3.4 Lexical-level phonological rule application and the prosodic word domain in the Fuzhou dialect

4 Enclitics and Type A clitic group in the Fuzhou dialect

4.1 Introduction

4.1.1 Definition of clitics and common properties of clitics

4.1.2 Definition of the clitic group and evidence for the clitic group domain across languages

4.2 Enclitics in the Fuzhou dialect and their morphosyntactic functions

4.2.1 Possessive/modificational/nominalization marker 其 [ki0]

4.2.2 Adjective reduplication markers 势 [siɛ213], 式 [seiʔ23], and 喏 [luoʔ23]

4.2.3 Aspect markers

4.2.4 Post-verbal particles

4.2.5 Locative marker □□ [lɛ0]

4.2.6 Recursive clitic group with enclitics

4.2.7 Summary

4.3 Phonological phenomena within Type A clitic group in the Fuzhou dialect

4.3.1 TS within Type A clitic group

4.3.2 FC within Type A clitic group

4.3.3 CL within Type A clitic group

4.3.4 Summary

4.4 Violation of SLH within Type A clitic group

4.5 Summary

5 Phonological phrase: domain of phrasal-level rule application in the Fuzhou dialect

5.1 Application of TS at the phrasal level

5.1.1 The nature of the problem

5.1.2 Previous analyses

5.1.3 Which is a better solution: RBA or EBA?

5.1.4 An alternative approach to phonological phrasing in the Fuzhou dialect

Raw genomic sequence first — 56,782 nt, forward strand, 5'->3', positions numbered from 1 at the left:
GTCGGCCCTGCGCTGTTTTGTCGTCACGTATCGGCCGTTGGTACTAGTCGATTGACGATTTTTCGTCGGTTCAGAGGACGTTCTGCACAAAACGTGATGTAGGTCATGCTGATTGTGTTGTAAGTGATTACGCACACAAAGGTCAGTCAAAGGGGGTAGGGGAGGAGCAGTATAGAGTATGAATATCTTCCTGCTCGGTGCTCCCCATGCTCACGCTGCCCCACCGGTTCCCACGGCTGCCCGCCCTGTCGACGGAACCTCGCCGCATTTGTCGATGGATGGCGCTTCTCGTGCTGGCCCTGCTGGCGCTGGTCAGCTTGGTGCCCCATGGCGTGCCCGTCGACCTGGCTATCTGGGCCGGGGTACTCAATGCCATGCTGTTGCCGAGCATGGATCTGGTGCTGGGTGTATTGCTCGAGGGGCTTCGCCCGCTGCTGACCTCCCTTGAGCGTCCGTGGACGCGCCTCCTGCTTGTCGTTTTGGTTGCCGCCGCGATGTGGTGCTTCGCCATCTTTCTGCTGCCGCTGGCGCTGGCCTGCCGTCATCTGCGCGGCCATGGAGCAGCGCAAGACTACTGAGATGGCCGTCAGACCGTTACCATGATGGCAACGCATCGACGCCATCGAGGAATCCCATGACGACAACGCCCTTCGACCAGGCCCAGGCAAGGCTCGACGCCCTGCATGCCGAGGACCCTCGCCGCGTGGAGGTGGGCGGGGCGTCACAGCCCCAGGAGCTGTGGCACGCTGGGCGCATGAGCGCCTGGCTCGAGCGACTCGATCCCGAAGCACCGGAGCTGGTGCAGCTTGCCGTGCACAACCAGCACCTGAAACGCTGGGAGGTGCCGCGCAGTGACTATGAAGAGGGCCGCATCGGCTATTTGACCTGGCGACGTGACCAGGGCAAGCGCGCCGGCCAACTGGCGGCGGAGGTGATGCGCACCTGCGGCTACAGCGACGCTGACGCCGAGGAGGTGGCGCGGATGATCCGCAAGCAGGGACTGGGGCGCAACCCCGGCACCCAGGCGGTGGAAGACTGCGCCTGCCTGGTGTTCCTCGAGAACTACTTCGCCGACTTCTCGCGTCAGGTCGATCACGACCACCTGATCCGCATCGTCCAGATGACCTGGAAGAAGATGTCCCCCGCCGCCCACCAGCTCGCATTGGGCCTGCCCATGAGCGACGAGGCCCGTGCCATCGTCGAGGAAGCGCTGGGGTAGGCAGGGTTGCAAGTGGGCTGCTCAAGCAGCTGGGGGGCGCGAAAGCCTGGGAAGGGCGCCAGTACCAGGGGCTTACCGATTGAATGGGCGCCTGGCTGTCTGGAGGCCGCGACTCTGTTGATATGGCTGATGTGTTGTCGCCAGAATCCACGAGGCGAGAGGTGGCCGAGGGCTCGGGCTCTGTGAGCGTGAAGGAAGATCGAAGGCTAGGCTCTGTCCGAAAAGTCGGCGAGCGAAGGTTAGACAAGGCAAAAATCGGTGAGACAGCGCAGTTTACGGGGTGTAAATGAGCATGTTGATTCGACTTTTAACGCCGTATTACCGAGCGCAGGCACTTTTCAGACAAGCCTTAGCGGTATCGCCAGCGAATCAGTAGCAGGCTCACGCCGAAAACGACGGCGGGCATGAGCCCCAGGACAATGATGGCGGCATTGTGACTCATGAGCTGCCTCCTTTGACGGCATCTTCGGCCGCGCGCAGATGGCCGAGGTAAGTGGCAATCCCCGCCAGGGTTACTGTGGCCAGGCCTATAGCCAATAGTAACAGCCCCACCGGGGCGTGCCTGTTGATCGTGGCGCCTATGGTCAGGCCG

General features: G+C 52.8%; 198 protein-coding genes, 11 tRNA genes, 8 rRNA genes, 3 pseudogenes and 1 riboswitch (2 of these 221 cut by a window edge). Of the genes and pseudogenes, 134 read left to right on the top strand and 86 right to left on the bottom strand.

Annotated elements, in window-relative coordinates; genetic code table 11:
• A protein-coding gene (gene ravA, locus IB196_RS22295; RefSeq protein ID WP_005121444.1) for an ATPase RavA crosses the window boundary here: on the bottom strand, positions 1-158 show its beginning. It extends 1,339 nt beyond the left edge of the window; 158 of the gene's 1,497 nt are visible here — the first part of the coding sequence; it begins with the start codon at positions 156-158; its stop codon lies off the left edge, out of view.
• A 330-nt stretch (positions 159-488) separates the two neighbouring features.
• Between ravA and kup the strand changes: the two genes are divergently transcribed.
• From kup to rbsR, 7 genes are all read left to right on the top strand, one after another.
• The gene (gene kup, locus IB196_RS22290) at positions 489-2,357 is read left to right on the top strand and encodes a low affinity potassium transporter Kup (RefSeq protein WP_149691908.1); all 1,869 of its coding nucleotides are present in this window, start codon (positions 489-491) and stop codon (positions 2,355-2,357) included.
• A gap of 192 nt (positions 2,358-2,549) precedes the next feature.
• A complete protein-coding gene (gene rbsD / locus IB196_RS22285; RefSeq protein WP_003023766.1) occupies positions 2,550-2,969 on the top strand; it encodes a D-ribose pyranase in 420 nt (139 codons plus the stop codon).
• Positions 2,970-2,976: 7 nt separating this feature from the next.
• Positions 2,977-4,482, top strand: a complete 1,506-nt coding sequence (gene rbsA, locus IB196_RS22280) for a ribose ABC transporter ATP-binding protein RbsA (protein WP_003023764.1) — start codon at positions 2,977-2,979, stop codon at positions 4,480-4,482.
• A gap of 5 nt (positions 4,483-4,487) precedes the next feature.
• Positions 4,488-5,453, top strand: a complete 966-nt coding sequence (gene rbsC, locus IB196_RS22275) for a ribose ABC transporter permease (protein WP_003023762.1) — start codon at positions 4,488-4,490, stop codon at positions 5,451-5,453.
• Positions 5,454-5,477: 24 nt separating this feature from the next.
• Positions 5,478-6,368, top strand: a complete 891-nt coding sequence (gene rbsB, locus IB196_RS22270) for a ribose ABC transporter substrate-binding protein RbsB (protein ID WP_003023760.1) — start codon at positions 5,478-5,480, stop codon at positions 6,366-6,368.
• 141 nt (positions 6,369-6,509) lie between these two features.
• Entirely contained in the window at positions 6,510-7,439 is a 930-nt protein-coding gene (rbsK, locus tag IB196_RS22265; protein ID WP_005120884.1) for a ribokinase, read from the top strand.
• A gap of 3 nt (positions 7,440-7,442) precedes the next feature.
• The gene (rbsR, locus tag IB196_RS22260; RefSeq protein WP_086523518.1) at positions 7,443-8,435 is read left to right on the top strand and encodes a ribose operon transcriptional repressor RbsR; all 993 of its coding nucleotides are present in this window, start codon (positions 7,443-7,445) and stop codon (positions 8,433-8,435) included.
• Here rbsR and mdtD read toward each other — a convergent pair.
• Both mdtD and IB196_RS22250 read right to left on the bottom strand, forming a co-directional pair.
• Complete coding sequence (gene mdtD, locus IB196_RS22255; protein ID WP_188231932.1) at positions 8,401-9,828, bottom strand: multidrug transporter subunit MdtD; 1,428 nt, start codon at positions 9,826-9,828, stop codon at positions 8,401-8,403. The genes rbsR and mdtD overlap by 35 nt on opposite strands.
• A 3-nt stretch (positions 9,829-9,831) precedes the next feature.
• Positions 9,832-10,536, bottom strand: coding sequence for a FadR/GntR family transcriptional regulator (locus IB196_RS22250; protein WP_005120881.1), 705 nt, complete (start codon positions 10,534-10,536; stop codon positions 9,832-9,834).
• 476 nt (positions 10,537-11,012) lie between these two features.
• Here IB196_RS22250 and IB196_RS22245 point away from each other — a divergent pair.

5.1.5 Summary

5.2 Application of FC at the phrasal level

5.3 Application of CL at the phrasal level

5.4 Summary

6 Proclitics and Type B clitic group in the Fuzhou dialect

6.1 Proclitics in the Fuzhou dialect and their morphosyntactic functions

6.1.1 Progressive aspect marker □□ [lɛ31]

6.1.2 Auxiliary verbs 是 [sei242] and 有 [ʔou242]

6.1.3 Prepositions 将 [tsuoŋ44] and 跟 [kyŋ44]

6.1.4 Recursive clitic group with proclitics

6.1.5 Summary

6.2 Phonological phenomena within Type B clitic group in the Fuzhou dialect

6.2.1 TS within Type B clitic group

6.2.2 FC within Type B clitic group

6.2.3 CL within Type B clitic group

6.2.4 Summary and discussion

6.3 Violation of SLH within Type B clitic group

6.4 Summary

7 Intonational phrase in Fuzhou: variability in domain formation and rule application

7.1 Definition and restructuring of the intonational phrase in the Fuzhou dialect

7.1.1 Definition of the intonational phrase in the Fuzhou dialect

7.1.2 Restructuring of the intonational phrase in the Fuzhou dialect

7.1.3 Summary

7.2 Rule application within the intonational phrase in the Fuzhou dialect

7.2.1 Introduction: variability in ι-domain rule application across languages

7.2.2 Blocking of phonological rules across ι boundaries in the Fuzhou dialect

7.2.3 Optional rule application within intonational phrase in the Fuzhou dialect

7.2.4 Summary

7.3 Summary

8 Concluding remarks

8.1 Prosodic domains and rule application in the Fuzhou dialect

8.2 Theoretical issues regarding prosodic phonology

8.3 Future research

References

Index

About the Author

Shuxiang You is Research Assistant Professor in the Department of Linguistics and Modern Languages at the Chinese University of Hong Kong. He received his M.A. and Ph.D. in Chinese Linguistics from the University of Wisconsin-Madison in 2013 and 2017 respectively. His research interests include phonology, phonology-syntax interface, Chinese dialectology, and teaching Chinese as a second language.